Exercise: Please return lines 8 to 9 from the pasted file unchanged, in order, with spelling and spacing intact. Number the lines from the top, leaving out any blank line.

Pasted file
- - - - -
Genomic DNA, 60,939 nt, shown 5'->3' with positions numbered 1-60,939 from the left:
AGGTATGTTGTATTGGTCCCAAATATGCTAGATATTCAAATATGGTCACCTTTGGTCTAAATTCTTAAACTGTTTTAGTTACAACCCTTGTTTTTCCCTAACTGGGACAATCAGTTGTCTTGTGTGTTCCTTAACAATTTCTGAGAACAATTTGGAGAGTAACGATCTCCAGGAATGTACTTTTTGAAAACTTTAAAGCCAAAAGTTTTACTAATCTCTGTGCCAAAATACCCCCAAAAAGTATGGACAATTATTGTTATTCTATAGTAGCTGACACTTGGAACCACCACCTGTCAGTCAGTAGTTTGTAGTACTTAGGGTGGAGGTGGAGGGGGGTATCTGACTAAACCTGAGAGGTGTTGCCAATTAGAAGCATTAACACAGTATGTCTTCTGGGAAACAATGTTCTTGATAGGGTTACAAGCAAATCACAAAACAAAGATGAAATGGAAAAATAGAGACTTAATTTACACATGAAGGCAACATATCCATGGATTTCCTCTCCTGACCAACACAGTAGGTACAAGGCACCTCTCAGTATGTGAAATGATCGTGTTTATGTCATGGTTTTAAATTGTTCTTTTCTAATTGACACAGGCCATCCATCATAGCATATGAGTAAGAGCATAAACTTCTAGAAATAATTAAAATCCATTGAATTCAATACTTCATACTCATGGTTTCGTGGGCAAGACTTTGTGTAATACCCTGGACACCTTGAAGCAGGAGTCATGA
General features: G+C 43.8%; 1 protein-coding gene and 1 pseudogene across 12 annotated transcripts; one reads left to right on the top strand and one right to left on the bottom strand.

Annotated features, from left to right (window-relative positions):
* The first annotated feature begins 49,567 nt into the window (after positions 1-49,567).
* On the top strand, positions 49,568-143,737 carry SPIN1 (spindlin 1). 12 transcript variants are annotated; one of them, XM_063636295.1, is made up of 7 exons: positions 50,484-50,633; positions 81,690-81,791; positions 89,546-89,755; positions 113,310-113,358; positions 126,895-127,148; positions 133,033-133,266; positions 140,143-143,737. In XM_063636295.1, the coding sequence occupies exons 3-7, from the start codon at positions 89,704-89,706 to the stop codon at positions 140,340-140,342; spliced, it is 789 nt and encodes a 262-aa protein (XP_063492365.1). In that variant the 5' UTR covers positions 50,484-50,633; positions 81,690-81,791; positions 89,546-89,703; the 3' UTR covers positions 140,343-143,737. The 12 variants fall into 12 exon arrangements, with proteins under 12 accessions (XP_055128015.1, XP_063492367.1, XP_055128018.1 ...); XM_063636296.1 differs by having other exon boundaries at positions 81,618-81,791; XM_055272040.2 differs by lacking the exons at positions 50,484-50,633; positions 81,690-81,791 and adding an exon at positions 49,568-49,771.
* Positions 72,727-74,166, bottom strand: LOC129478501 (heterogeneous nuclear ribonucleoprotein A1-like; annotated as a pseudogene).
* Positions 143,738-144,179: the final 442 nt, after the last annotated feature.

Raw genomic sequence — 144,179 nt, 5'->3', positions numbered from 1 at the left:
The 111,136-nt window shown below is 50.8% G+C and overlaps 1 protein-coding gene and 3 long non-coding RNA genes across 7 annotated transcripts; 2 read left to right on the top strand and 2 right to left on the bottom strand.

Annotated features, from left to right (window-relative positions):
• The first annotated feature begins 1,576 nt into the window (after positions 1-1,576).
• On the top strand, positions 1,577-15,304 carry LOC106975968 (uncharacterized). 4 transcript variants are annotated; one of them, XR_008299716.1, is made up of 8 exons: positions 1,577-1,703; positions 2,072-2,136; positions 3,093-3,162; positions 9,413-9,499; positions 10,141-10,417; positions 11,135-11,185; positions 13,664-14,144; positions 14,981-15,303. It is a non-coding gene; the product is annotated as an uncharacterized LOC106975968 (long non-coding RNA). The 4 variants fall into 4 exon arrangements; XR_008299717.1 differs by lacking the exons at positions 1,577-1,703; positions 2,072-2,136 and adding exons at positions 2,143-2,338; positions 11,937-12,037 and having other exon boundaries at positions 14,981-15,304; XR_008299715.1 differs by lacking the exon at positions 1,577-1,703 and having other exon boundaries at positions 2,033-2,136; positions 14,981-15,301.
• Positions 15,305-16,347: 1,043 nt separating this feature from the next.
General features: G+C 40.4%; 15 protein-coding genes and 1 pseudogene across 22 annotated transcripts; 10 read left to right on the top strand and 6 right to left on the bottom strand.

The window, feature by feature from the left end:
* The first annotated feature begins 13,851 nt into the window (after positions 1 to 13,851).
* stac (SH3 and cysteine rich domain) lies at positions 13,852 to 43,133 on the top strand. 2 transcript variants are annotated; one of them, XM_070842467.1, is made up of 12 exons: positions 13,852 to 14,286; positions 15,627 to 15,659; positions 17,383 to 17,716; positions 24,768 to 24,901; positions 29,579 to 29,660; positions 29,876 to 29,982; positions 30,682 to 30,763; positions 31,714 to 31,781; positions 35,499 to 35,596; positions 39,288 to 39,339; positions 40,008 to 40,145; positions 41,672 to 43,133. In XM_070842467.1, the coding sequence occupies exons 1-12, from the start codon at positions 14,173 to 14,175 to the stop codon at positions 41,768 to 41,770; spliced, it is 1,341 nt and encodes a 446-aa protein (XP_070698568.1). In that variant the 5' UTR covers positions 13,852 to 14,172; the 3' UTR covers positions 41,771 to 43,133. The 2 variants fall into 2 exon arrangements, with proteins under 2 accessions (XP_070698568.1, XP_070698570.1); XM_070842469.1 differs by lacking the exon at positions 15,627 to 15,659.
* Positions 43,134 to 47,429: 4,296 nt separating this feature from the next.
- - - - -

* Positions 143,738-144,179: the final 442 nt, after the last annotated feature.

Raw genomic sequence — 144,179 nt, 5'->3', positions numbered from 1 at the left: